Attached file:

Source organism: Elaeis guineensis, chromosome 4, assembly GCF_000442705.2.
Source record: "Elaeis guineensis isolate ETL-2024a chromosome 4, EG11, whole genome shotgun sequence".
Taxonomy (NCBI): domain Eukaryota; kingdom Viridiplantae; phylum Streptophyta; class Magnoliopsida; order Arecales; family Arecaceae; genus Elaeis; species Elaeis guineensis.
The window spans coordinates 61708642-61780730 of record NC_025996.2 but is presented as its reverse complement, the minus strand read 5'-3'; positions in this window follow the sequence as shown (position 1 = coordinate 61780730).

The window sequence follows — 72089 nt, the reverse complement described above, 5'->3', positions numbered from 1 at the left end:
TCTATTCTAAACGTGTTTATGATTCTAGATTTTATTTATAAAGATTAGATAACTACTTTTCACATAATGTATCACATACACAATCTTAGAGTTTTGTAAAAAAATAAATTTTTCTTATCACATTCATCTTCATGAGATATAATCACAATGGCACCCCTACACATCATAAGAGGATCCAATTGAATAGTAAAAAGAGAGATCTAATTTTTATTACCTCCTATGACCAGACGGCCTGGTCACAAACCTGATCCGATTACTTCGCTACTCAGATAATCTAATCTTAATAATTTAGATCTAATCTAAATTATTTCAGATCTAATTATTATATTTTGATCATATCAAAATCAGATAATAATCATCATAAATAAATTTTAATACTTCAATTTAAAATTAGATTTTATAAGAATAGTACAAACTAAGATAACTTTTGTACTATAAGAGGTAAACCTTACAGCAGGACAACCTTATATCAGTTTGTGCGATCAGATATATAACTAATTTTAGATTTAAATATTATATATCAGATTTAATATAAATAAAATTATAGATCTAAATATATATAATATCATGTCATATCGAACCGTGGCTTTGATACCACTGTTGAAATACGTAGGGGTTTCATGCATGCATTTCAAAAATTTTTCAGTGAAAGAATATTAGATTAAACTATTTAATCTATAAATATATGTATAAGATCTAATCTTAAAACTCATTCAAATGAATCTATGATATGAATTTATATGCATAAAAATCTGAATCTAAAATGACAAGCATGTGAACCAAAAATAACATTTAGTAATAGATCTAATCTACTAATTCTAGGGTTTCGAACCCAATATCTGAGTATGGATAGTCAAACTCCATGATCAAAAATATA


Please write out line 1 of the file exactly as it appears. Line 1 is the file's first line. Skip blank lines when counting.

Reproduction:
Source organism: Elaeis guineensis, chromosome 4, assembly GCF_000442705.2.